Rabies, and why this disease matters to you and your family.
Written by Dr. Jacqueline Starink DVM Erin Mills Pet Hospital
Rabies. A terrifying and incurable disease that can affect the central nervous system of almost all warm- blooded animals (mammals) including people. Did you know Ontario continues to be affected by this virus, with 352 confirmed cases of the raccoon strain, as documented by the Ontario Ministry of Natural Resources and Forestry as of August 16 2017. To give some perspective, in 2014 there were no raccoon rabies cases confirmed in Ontario. The source of this recent raccoon rabies outbreak is from New York State. An extensive baiting program continues in the province with the aim to eradicate this disease, but the risks continue especially in the area surrounding Hamilton. Because many raccoons also have Distemper infection, there is concern that their immune system is not responding normally to the baiting program and so this outbreak will continue.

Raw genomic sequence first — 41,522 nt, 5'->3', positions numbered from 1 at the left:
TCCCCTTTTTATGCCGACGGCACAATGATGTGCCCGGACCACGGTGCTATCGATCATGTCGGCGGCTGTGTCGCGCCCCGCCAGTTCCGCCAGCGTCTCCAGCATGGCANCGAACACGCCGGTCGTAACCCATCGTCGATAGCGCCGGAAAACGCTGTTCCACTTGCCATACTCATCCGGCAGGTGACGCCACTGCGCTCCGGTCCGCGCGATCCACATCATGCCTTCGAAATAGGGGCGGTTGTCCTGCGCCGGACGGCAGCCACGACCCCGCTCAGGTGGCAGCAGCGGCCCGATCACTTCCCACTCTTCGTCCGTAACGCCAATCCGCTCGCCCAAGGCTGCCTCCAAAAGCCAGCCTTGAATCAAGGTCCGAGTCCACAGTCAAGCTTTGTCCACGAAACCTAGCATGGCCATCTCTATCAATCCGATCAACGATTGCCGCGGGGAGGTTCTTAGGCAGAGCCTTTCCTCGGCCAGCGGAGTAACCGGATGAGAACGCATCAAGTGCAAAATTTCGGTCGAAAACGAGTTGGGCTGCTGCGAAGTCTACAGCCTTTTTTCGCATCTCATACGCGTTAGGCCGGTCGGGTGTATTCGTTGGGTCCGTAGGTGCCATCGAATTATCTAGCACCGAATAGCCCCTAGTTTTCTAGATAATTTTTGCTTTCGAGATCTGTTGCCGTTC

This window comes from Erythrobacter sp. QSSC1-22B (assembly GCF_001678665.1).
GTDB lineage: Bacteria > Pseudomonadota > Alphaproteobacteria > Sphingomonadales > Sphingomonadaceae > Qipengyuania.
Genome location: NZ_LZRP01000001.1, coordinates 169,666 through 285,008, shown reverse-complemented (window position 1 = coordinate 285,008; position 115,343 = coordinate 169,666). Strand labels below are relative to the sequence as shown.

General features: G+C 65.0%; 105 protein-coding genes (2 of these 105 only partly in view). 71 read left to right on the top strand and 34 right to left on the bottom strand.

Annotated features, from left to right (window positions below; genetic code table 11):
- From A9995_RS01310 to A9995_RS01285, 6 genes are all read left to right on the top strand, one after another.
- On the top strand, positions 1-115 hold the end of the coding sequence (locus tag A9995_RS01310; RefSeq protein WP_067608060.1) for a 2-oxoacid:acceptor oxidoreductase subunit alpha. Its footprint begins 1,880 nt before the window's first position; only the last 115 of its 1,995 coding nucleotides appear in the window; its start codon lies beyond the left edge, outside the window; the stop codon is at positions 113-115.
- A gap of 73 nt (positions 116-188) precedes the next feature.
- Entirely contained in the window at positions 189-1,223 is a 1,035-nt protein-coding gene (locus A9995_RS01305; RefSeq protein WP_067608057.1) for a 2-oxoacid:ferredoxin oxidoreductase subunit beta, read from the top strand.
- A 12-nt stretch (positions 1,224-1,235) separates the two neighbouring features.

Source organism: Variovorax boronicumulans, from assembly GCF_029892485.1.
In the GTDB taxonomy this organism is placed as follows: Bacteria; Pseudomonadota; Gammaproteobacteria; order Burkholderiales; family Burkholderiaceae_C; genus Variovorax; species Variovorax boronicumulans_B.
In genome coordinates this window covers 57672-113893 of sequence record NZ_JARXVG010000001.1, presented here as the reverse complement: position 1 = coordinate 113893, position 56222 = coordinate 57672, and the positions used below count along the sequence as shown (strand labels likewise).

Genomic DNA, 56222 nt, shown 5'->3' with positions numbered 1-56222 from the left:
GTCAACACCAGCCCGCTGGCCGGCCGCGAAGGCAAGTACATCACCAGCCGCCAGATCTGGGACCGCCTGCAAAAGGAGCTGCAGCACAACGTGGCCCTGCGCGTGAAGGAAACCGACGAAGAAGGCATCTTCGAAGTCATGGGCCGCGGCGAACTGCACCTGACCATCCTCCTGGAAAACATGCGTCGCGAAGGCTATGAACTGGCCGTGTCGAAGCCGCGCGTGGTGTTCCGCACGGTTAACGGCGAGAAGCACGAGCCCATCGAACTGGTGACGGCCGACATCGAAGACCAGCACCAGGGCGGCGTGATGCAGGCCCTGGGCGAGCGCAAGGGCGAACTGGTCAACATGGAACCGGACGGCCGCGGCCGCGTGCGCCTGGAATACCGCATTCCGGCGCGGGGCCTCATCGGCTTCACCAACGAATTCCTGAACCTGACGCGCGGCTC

Under the Health and Protection Act, every owner or person having the care and custody of a cat or dog 3 months of age or older must ensure, and be able to prove with signed certificate, that their pet has been immunized against Rabies by a licensed veterinarian. There is no cure for Rabies when it occurs. Vaccination has saved countless lives of both humans and their domestic animals. Proper immunization following the manufacturers’ guidelines remains our best defense. Worldwide, prevalence is highest where vaccination rates are low.
Keep yourself and your family safe by teaching young children not to touch or approach animals they do not know. Avoid feeding wildlife. If wildlife have invaded your home/shed/garage, engage the assistance of professional wildlife removal services. Once wildlife have lost their fear of humans (through feeding and taming), they can be mistaken by other people as being infected. Rabid animals will lose their normal avoidance behavior, and become aggressive or depressed and paralyzed.
Do your part to help eradicate rabies and stay safe, vaccinate your pets!